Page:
5 Reasons Why You Should Stop Working For Too Long On Computers (Must Read)

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Most people that works with computer are addicted to it because of it’s countless features, however staying too long with computer is harmful to one’s health. Checkout 5 of the health risk below;

 

Sitting Kills You

Whether you do in front of the computer, the TV, or while reading a book, sitting for long stretches of time is a very serious health risk! Sitting affects your blood circulation, your back experiences a steady stress, you are more likely to drink and eat stuff that isn?t good for you, and you burn very little calories, making it more likely that you overeat. As a result, sitting contributes to a host of conditions, most notably gaining weight, diabetes, heart disease, cancer, and consequently a shortened life span.

Bad Posture Causes Pain

Bad posture is not necessarily a consequence of sitting. You can develop bad posture from anything you do habitually, whether it?s sitting, standing, or walking. Your daily activities have an impact on your body and shape your muscles; they either tighten or become weak. The typical consequences associated with bad posture while working on the computer are pain in the back, shoulder, and neck, often resulting in tension headaches.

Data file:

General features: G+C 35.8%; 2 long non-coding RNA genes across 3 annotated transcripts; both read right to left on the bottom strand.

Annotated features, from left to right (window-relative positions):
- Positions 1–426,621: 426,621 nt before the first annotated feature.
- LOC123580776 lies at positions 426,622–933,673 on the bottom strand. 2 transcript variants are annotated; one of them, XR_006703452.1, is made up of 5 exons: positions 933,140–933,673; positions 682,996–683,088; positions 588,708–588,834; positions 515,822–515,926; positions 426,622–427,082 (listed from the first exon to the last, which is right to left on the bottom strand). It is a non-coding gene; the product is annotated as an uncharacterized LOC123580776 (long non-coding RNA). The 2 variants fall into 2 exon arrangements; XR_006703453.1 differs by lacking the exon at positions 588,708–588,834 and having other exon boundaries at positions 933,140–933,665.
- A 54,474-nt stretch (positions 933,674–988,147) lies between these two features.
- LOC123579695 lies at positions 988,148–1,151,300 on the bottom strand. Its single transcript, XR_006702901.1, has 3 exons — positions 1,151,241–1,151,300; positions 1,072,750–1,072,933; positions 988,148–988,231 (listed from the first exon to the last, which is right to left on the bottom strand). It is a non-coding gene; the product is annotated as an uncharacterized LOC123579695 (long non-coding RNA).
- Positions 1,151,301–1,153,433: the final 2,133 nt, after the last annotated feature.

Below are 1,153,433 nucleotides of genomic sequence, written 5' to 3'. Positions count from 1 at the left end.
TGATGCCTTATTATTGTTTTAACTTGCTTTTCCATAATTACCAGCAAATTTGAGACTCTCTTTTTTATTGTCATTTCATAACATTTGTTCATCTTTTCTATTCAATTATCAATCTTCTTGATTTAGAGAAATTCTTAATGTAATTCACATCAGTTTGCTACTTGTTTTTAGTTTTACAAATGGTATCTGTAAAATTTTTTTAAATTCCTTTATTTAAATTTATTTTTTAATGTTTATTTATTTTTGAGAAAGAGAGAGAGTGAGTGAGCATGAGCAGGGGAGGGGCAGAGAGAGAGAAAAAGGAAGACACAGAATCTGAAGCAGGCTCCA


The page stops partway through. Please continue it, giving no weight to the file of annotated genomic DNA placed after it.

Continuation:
Repetitive Movements Cause Injuries

Repetitive Strain Injury (RSI) is caused by continual physical movements that damage tendons, nerves, muscles, and other soft body tissues. This is actually a severe form of bad posture that most frequently affects the hands and leads to Carpal Tunnel Syndrome.

Staring At The Screen Causes Eye Strain

Staring at a bright screen for hours can lead to eye fatigue or eye strain, headaches, blurred vision, burning, itching or tearing eyes, and temporary vision disorders. Fortunately, eye strain rarely results in a permanent condition and symptoms can be prevented or cured rather easily.

Emotional Pressure & Isolation Cause Anxiety & Depression

Computers are very efficient tools in that they help us with getting more work done in less time. At the same time, you spend less face-to-face time with your colleagues, family, or friends. This can lead to isolation, anxiety, and depression, i.e. both physical and mental health issues. The symptoms are manifold and can include tense muscles, back pain, headaches, poor sleep (insomnia), increased or flat breathing, quickened pulse, and generally signs of stress, depression, or anxiety.

Culled from an article of Makeuseof.com

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